Introduction. Controversies in the management of single-suture craniosynostosis

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  • 1 Pediatric Neurosurgery, International Neuroscience Institute, Hannover, Germany;
  • 2 Department of Neurosurgery, University of Utah, Salt Lake City, Utah;
  • 3 Department of Paediatric Neurosurgery, Great Ormond Street Hospital for Children, NHS Trust, London, United Kingdom; and
  • 4 Department of Plastic Surgery, Children’s Hospital of Philadelphia, Pennsylvania
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In clinical practice, the schematic separation of craniosynostoses into simple and complex has constituted the basis for an artificial distinction aimed at facilitating the decision-making process and the management of these malformations. Historically, simple craniosynostoses were grossly identified as the early fusion of one—rarely two—single cranial sutures without associated brain anomalies, while complex craniosynostoses were characterized by the involvement of multiple cranial vault and skull base sutures, associated with underlying alterations of the cerebral structures and CSF spaces and anomalies of the CSF dynamics and cerebrovascular flow. There was a general consensus that the surgical correction of simple craniosynostoses could be limited to reopening the affected suture to allow the growing brain to expand normally, the debate being centered on the age at treatment and choice of the surgical technique. In almost all cases, only one operation was required, which took place during infancy or, less commonly, in childhood. In other words, the management of simple craniosynostoses was rather easy. On the other hand, the corrections of complex craniosynostoses were difficult, requiring a multispecialty team and multiple operations scattered over time due to the progressive nature of the diseases, and involving a multiplicity of morphological and functional anomalies to be cured. Consequently, the action of the surgeon(s) had to be extended during infancy, childhood, adolescence, and even into adulthood, and the corrective surgical procedures were difficult to perform repeatedly.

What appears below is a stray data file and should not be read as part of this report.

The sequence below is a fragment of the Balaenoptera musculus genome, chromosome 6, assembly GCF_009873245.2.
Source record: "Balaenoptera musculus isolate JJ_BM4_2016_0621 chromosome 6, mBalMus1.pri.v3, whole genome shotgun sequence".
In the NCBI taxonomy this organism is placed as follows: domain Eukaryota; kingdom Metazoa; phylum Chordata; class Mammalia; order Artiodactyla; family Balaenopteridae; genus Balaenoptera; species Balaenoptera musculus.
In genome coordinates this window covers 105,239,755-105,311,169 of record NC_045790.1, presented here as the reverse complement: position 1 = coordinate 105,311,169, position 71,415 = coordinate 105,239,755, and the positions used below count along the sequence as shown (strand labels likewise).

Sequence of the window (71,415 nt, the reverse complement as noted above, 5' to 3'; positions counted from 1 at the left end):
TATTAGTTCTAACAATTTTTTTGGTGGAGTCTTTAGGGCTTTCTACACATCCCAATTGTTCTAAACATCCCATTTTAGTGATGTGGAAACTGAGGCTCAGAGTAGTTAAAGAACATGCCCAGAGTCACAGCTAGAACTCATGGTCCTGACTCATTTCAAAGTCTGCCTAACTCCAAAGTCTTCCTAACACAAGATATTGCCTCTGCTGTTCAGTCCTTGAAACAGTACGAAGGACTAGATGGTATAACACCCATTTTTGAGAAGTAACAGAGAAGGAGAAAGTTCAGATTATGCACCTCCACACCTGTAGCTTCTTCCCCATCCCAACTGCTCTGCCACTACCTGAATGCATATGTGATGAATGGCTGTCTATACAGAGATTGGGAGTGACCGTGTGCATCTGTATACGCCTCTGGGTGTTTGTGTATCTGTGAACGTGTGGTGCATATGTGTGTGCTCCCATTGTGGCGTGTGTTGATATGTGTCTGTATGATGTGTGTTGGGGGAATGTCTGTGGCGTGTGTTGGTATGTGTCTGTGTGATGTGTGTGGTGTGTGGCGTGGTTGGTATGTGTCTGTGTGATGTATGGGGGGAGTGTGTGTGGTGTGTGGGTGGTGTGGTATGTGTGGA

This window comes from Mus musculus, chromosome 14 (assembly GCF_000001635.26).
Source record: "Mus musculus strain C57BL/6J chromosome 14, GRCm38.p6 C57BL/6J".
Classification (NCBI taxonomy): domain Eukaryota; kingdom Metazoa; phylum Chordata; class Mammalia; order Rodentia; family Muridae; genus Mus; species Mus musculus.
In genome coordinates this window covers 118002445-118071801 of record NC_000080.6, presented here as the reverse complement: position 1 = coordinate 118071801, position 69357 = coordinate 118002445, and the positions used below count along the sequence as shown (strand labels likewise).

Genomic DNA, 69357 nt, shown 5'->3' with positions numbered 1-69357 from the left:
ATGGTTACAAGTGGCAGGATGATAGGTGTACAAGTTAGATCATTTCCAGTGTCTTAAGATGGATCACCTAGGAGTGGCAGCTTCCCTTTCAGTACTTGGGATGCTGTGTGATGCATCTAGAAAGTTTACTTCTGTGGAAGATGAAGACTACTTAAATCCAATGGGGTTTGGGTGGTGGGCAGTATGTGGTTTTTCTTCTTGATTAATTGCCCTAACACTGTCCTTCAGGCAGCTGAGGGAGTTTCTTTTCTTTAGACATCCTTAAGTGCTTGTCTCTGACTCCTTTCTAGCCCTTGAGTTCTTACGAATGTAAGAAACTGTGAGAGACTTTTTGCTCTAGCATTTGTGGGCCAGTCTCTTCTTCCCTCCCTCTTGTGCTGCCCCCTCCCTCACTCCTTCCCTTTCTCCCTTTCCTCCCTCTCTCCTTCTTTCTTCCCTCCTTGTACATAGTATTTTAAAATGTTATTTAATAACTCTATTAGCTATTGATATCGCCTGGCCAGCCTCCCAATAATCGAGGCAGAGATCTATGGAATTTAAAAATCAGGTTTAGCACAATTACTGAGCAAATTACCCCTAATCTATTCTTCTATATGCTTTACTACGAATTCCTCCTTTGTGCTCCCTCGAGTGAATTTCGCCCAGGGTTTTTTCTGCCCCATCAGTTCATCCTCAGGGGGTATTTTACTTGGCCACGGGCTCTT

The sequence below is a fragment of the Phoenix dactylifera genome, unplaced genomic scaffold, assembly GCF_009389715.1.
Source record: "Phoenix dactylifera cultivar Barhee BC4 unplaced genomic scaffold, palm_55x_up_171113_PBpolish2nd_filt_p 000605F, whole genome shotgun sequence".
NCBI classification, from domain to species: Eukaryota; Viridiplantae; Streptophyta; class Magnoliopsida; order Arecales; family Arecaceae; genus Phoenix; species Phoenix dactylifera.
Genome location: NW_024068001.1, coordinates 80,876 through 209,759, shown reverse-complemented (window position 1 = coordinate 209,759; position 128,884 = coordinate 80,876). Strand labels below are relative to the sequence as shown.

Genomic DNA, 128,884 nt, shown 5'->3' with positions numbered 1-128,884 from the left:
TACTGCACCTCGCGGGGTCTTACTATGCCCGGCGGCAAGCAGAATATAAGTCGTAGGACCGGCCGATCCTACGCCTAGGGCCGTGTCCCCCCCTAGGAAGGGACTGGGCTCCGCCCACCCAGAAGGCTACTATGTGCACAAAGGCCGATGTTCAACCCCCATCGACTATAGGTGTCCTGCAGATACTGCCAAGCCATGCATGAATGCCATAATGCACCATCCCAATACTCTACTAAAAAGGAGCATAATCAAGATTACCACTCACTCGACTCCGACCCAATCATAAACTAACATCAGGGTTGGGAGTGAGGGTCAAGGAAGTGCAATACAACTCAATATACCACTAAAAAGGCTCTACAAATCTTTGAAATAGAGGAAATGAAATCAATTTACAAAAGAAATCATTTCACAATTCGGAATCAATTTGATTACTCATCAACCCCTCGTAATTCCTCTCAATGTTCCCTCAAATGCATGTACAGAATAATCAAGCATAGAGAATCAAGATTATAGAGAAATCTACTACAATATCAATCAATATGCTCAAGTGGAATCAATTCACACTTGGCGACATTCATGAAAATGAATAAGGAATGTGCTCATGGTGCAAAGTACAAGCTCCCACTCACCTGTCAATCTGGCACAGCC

This rather simplistic schematization is nowadays challenged by the individuation of subtypes of simple craniosynostoses that bear peculiar features and prognoses that require a different cultural and often multispecialty approach, for example, the sagittal synostoses that are part of specific syndromes (e.g., Sensenbrenner syndrome) or depend on metabolic diseases. Also, the benign outcomes of apparently typical sagittal synostosis are challenged by cases of late recurrent postoperative intracranial hypertension or the development of caudal herniation of the cerebellar tonsils into the upper cervical canal late in life. Trigonocephaly seems to be increasing in incidence in all developed countries, but several cases probably do not need to be operated on as they can normalize during the course of life. Indeed, adults with trigonocephaly are exceptionally or never observed. Consequently, the surgeon should be able to individuate in early life the subjects with premature closure of the metopic suture who should not undergo a surgical correction. The border between simple and complex craniosynostoses may be difficult to individuate in cases of unilateral coronal synostosis, especially type III, that may affect in its progression not only the calvaria but also the skull base and may require the intervention of multiple specialists, namely, ophthalmologists, orthodontists, and craniofacial surgeons. Subtypes of this craniosynostosis have a specific genetic substratum that can interfere with the cognitive development and therefore should be recognized by the pediatric neurosurgeon. Even the impact of the rare lambdoid synostosis is not limited only to the development of the occipital bones but involves also the craniocervical junction and causes various functional impairments and persistent torticollis that respond only partially to the reopening of the affected suture.

In recent years, the introduction of the endoscopic technique has changed the paradigm of our approach to simple craniosynostoses and paved the way to earlier surgical approaches and even interventions limited to the excision of only those segments that appear to be fused in a suture that is not completely closed yet. Controversies have been consequently generated on whether these approaches can compete with the traditional open procedures utilized in the neurosurgical practice until now. The papers published in this issue of Neurosurgical Focus respond to such a question only in part, but certainly they demonstrate the increased interest as well as the significant impact that the introduction of the newly introduced technical tools has stimulated in the neurosurgical practice.

Disclosures

Dr. Taylor: ownership in Ostioo LLC.

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Contributor Notes

Correspondence Concezio Di Rocco: profconceziodirocco@gmail.com.

INCLUDE WHEN CITING DOI: 10.3171/2021.1.FOCUS2130.

Disclosures Dr. Taylor: ownership in Ostioo LLC.

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